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The Daily Wildcat

The Daily Wildcat

 

    Lost teeth don’t stop women’s rugby players

    Arizona womens club rugby players, freshman Tina Velasquez, left, junior Amanda Quiles and freshman Jennifer Janes work with assistant coach Rusty Wortman, right, at practice yesterday at Rincon Vista Complex. Most of the women on the team had never played rugby prior to college and came from sports like soccer and softball.
    Arizona women’s club rugby players, freshman Tina Velasquez, left, junior Amanda Quiles and freshman Jennifer Janes work with assistant coach Rusty Wortman, right, at practice yesterday at Rincon Vista Complex. Most of the women on the team had never played rugby prior to college and came from sports like soccer and softball.

    In the knock-down, full-contact sport of rugby, team president Katy Strawn refuses to wear a mouth guard.

    “”You’re supposed to, though, especially because it costs $2,000 to get a new tooth,”” Strawn said.

    Strawn would know. The fifth-year senior for the Arizona women’s rugby team had one of her incisors knocked out two years ago when a teammate elbowed her in the face during a game. Strawn has also played games with cracked ribs and, at one point, a broken hand.

    What is she thinking?

    “”I’m supposed to (wear the mouth guard), but we’re convinced it’s good luck right now because we’re on a winning streak,”” Strawn said.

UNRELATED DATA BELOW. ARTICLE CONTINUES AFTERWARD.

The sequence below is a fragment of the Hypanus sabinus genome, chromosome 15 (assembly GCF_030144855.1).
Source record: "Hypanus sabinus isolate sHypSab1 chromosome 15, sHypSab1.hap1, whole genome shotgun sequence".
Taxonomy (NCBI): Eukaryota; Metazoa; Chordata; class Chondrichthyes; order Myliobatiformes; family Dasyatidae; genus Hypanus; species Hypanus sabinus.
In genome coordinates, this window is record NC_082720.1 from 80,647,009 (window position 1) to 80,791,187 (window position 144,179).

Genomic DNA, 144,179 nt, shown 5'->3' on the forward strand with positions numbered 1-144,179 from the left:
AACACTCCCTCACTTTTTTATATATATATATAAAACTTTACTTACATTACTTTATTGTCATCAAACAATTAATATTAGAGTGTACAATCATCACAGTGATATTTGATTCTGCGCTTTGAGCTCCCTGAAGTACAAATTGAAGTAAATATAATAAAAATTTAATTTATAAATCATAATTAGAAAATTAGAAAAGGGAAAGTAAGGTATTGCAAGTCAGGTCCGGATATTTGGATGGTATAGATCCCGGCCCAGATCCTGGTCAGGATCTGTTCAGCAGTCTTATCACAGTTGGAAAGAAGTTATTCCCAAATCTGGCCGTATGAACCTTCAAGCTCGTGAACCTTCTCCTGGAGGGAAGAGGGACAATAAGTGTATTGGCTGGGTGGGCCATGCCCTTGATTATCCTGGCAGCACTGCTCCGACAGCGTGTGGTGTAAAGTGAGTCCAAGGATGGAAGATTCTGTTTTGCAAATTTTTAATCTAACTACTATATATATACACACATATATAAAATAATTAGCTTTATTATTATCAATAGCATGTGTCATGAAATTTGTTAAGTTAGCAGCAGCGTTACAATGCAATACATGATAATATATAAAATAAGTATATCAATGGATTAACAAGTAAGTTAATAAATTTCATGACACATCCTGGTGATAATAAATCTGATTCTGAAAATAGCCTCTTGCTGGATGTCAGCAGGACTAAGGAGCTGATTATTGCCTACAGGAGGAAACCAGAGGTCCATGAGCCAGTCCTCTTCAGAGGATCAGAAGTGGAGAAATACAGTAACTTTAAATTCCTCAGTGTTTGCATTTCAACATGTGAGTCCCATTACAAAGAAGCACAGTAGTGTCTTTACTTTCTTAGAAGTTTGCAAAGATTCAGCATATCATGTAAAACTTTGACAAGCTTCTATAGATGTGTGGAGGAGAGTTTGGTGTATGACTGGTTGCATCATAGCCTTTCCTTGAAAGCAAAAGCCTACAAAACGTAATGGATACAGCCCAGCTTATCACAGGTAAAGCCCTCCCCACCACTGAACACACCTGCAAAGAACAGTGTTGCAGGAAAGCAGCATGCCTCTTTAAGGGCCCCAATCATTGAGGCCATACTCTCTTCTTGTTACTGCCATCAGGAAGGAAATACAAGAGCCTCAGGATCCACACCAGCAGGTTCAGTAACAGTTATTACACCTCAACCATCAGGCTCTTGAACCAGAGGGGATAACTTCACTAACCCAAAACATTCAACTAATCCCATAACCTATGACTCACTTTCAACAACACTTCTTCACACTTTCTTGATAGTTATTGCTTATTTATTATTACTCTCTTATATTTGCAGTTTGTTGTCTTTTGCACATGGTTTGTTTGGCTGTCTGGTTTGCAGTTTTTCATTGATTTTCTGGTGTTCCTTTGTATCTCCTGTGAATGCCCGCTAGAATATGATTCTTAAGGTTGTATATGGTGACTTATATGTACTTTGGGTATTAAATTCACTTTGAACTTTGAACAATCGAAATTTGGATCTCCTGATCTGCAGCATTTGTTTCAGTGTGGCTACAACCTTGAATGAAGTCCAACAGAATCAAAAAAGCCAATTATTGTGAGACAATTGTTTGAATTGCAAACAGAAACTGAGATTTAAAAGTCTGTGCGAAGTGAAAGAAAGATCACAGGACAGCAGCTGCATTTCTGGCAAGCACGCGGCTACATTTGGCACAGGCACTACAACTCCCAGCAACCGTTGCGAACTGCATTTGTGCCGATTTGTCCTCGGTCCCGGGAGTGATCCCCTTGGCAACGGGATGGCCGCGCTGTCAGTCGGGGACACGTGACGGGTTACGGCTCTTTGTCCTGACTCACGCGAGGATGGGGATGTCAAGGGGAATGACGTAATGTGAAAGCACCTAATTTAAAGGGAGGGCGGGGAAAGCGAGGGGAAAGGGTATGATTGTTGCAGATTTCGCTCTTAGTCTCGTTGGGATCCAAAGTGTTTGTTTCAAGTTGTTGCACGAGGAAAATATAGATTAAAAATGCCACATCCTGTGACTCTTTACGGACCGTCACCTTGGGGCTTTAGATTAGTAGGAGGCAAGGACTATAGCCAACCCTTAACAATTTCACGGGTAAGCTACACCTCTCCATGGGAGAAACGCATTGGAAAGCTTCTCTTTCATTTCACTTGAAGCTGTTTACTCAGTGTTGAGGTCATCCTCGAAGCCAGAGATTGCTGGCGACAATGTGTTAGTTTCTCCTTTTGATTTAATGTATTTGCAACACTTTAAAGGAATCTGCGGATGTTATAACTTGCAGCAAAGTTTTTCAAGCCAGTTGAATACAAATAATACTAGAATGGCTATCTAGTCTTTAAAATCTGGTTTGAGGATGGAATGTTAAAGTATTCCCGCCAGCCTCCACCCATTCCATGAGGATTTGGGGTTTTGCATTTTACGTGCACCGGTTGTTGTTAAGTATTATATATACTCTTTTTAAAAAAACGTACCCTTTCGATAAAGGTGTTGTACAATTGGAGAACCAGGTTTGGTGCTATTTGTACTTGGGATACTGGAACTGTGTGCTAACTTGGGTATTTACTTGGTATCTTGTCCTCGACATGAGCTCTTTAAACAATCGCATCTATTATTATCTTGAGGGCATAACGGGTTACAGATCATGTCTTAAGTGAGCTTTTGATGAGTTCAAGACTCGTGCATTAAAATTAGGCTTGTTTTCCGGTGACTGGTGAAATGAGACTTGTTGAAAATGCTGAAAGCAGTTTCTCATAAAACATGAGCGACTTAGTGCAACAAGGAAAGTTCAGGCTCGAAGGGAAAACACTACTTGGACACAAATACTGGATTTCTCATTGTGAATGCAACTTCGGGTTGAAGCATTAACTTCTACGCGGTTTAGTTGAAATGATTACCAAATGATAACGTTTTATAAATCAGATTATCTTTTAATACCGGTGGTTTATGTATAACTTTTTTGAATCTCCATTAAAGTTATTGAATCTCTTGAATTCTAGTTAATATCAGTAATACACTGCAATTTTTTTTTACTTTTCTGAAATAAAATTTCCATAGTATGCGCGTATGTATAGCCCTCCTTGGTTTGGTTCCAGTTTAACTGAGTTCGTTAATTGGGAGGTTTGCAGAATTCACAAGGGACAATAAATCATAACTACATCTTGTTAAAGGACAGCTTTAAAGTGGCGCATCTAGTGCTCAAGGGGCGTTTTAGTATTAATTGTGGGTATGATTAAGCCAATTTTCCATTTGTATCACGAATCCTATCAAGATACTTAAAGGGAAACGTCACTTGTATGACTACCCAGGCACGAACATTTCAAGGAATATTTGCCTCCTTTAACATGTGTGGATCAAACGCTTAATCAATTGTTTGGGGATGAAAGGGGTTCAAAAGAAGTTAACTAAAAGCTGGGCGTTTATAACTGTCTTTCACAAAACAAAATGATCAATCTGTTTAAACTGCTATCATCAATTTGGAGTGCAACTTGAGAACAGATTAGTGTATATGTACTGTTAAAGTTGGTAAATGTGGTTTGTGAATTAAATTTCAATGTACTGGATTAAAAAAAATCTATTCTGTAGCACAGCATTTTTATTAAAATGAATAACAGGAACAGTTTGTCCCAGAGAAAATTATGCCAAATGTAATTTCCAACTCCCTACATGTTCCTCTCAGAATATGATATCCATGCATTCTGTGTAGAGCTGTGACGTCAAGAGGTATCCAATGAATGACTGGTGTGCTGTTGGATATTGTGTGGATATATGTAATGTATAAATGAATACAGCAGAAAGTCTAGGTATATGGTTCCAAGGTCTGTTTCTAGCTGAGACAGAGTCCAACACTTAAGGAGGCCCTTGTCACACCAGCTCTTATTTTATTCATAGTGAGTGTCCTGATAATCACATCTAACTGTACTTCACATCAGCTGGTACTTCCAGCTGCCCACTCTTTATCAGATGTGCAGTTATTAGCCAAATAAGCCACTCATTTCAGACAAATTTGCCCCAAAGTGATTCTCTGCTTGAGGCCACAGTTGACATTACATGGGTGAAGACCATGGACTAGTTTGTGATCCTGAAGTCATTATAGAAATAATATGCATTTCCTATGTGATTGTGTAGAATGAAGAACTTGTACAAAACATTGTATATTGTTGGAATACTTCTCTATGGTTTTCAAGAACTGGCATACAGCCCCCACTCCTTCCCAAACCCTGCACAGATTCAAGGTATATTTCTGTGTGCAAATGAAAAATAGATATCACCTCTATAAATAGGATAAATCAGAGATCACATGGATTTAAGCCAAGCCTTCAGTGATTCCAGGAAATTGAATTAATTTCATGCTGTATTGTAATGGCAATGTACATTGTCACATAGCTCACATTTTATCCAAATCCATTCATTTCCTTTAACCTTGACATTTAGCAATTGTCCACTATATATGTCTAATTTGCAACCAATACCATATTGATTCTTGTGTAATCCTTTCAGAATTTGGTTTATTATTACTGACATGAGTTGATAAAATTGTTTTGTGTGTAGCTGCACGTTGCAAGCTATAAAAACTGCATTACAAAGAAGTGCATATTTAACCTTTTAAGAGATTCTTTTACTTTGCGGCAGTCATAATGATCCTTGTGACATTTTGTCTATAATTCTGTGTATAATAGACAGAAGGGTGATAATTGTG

Maybe you have to be a little crazy to play the sport of rugby. The fast-paced sport is tackle football with continuous action and no pads.

    Men’s rugby has a 37-year tradition on campus, but no monopoly on the madness. Arizona women’s rugby hangs tough and takes as much punishment as its brothers – if not more.

    To field a complete rugby team, 15 players need to be on the pitch per side. Arizona women’s rugby has 19 players, which means only four potential substitutes “”on a good day,”” according to team captain Ciara “”CC”” Boger, who is participating in Strawn’s mouth guard boycott.

    While Arizona men’s rugby boasts a program with varsity and rookie squads, the UA women often have to play with more injuries to put a competitive squad on the field. This makes the tight-knit squad even tighter.

    “”If you’re going to throw your body out there in front of someone, you have to trust that your teammate is going to throw their body out there too,”” Boger said.

    Boger cites an away game against Occidental College during last year’s season as proof of her team’s tough-as-nails attitude. Because the team pays for its own travel expenses, it can be difficult to even field a full complement of players during road trips, and Arizona could only bring a mere 14 players against an Occidental squad of 27 women.

    “”They had subs up the hoo-ha,”” Boger said.

    At one point, Boger was forced out of the action because she thought she had broken her hand when another player stepped on it, leaving Arizona with only 13 players. The hand wasn’t broken, but severely swollen. Nevertheless, she returned to help her team to a 55-10 victory.